United States Department of Agricul
ture, which has been studying the
causes and prevention of undersized
There Is No Excuse for Runty Pigs.
animals, he says, "In the 40 years of
my farming and breeding and raising
live stock of all kinds I do not remem
ber a runt in any class or breed. I
have always been a liberal feeder and
a good caretaker. Besides, all stock
had access to good, fresh water at all
times. With this. In addition to good
shelter and ventilaticn, it seems that
ray young stock would not stop grbw
ing from the time they were born,
lise good judgment in feeding, and
don't neglect the details."
A farmer In Vermont writes, "A
well-bred animal well cared for will
not produce runts. There is absolute
ly no excuse for one In live stock or
poultry. By well-bred live stock I
mean strong, healthy stock, well taken
care of for several generations, and
bred for constitution. This has been
my experience from boyhood, first,
with rabbits and game fowls, and la
ter with sheep, hogs, horses and cat
tle. An accident ta> a well-bred and
healthy animal will, If the accident
occurs before It reaches mnturity, af
fect its size but not its productive
capâcity. That is, it will not influ
ence Its ability to produce such young
as it would have had If no accident
had occurred. Eliminate all females
that are not good mothers, and you
wllL soon stamp the whole herd with
constitution. Then with care, which
means attention and feed, your runts
will fall to materialize."
Some Breeders Insist That Every Ani
mal They Buy or Sell Must
Pass Standard.
So strongly has the purpose of the
better-sires campaign, now being con
ducted by the United States Depart
ment of Agriculture, appealed to some
breeders that they are not content
with purebreds only, but every ani
mal they buy or sell in addition to
being a purebred must pass a standard
of exceUence. The methods of one
bre^k'fin Upshur county, West Vir
ginie/- according to a report received
by the department, illustrate this
tendency. This breeder has a fine
herd of Angus cattle. All calves which
fall below the standard of excellence
that he has set are not registered, but
are either castrated or sold on the
open market as common cattle.
Animals Entitled to Liberal Treatment
While Carrying Young and
Growing Wool.
After the ewes are bred they are
growing their young, growing a crop of
wool, maintaining their own body and
should be fed accordingly. Give the
ewes enough good, nutritious feed to
keep them In a good healthy, thrifty
condition. Where pasture is abund
ant, they will need no^^jier feed, as
green feed is the
feed foi* sheep.
11 and best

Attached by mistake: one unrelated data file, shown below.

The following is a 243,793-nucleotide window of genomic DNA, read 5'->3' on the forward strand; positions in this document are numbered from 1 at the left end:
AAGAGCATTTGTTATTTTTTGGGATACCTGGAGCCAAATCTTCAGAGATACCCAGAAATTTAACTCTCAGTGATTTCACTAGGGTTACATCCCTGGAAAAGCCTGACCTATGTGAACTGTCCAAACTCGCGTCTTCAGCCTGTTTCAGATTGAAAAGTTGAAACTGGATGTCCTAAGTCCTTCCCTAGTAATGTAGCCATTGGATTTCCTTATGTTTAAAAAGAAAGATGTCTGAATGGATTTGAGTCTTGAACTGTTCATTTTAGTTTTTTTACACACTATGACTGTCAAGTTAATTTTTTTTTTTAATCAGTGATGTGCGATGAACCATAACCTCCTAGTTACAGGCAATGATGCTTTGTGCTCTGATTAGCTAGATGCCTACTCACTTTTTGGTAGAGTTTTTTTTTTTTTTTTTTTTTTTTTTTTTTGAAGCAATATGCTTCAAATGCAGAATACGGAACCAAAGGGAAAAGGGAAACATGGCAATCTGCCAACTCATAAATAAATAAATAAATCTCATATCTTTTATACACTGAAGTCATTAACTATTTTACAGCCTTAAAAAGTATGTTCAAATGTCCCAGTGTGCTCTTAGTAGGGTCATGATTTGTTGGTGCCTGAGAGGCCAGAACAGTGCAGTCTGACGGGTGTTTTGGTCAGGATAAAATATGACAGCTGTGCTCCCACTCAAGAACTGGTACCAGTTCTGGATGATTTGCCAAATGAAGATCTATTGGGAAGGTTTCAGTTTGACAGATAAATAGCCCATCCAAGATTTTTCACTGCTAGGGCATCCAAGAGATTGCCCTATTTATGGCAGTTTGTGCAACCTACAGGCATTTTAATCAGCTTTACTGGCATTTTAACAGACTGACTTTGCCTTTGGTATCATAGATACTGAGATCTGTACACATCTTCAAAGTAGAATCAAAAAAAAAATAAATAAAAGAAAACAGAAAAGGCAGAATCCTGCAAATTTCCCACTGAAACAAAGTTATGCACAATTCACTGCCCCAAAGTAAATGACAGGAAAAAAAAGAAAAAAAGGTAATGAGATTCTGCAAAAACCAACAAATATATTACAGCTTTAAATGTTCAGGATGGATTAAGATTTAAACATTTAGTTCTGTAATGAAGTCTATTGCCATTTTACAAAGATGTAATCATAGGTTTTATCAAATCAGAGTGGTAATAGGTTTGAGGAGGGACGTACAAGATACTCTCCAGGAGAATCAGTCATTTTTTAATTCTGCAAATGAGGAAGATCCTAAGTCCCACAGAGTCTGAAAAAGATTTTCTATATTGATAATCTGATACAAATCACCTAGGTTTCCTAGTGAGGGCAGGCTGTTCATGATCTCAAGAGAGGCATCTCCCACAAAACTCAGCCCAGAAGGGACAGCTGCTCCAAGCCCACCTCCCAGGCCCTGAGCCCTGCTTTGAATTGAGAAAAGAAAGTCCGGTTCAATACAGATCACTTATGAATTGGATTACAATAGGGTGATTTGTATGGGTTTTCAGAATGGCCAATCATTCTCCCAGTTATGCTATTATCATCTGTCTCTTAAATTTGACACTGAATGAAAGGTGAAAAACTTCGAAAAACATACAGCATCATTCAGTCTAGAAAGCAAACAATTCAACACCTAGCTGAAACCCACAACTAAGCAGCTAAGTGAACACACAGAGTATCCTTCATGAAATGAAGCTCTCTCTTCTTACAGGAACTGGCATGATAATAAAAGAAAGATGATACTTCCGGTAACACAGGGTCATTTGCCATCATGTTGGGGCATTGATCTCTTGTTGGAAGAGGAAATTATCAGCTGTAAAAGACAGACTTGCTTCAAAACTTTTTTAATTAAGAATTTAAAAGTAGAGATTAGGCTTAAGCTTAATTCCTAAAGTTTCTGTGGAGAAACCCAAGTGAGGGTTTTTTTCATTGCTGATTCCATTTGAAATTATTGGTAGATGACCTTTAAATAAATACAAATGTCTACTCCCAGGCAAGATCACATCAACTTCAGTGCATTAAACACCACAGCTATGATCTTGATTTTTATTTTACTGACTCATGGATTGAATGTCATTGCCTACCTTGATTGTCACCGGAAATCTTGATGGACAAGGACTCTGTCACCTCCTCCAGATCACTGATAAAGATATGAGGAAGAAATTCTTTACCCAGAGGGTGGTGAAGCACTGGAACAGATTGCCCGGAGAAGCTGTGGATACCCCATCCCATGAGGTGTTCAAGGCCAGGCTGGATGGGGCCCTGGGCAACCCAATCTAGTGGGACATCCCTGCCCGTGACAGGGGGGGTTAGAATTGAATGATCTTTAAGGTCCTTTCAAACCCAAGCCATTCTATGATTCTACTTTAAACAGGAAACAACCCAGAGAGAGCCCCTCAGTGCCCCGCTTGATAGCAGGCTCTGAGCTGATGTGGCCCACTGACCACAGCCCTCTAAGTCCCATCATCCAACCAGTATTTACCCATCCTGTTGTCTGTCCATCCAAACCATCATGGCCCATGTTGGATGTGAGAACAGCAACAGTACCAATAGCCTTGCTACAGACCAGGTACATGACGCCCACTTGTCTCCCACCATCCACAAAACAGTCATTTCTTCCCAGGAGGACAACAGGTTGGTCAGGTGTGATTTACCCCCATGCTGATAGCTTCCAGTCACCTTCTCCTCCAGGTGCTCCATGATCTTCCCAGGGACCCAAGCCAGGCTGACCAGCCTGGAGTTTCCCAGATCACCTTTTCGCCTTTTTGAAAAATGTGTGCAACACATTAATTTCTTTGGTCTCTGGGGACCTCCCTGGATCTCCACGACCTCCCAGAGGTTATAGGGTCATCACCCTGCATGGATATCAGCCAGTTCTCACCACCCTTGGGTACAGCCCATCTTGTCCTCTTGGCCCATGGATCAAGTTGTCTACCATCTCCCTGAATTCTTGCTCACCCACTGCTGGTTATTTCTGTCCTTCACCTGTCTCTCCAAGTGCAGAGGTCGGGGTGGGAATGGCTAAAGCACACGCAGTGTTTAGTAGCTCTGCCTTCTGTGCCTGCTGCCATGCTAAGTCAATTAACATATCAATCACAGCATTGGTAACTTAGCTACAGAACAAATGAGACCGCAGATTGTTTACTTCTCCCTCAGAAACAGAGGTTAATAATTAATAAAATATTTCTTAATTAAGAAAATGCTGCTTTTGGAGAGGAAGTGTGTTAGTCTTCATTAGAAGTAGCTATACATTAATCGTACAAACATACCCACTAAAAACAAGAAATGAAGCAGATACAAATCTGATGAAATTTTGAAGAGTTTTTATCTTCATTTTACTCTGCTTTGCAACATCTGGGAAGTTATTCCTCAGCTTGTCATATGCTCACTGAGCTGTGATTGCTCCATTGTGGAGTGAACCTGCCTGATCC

Good Plan to Compel Animal to Come
Out of Sleeping Quarters for
Her Dally Feed.
Brood sows need exercise to avoid
becoming too fat at farrowing time.
Exercise can be forced on the sow by
forcing her to come put for feed In
stead of feeding close to the sleeping
Carrots Are Particularly Refreshing
to Hunter or Work Animal—
Usually Fed Raw.
Carrots are not excelled as a food
for the horses. They are particular
ly refreshing given to a hunter after
a hard day over rough country, or
to a work horse. They are usually
fed raw or sliced
Game Sanctuaries for Eastern States
WASHINGTON.—Senator Shields
of Tennessee has Introduced a
bill In congress to establish a sanc
tuary or sanctuaries' for game ani
mals and for birds and fish in the
national forest reserve. In introduc
ing It he said, among other things:
Mr. Shields—There are a great
many s ^HtalP arles * or or game
preserve®, established In the national
parks of the United States in the
RocKy" ^"Mountains and the Middle
West which are accessible to the peo
ple of the states lying west of the
Mississippi river and lying adjacent
to the great Appalachian range. The
act of congress passed in 1911, com
monly known as the Weeks la\£, es
tablished forest reservations especial
ly for thé purpose of protecting the
watersheds of the great navigable
Mandate: New International Relation
WHAT Is a mandate? The man
date Is asserted by international
lawyers to be a new prlnelpje In In
ternational relations. In theory a
mandate is an order from a league of
the civilized nations of the world to
one of those nations, nftklng It re
sponsible for the welfare of a certain
nation or piece of terri|pry consid
ered to be less civilized. The Ideal
of the mandate Is that the civilized
nations, Instead of exploiting the
backward ones, each as It can, should
care for them and be responsible to
the whole world for the results.
In practice a mandate Is permis
sion, given by the powers which won
the late war to one of those powers,
to supervise the affairs of some back
ward country. The mandatory na-.
tlon enjoys certain advantages In that
territory, but It also has certain re
sponsibilities to the League of Na
tions, which, If enforced, would raise
the development of backward coun
tries to a higher lere! both frort! the
economic and the humanitarian point
of view. Of course, In this matter,
everything really depends upon what
the council of the league wants to do
and Is able to do.
The mandate also seeks to keep
one nation from exploiting exclusive
ly a backward territory, and to give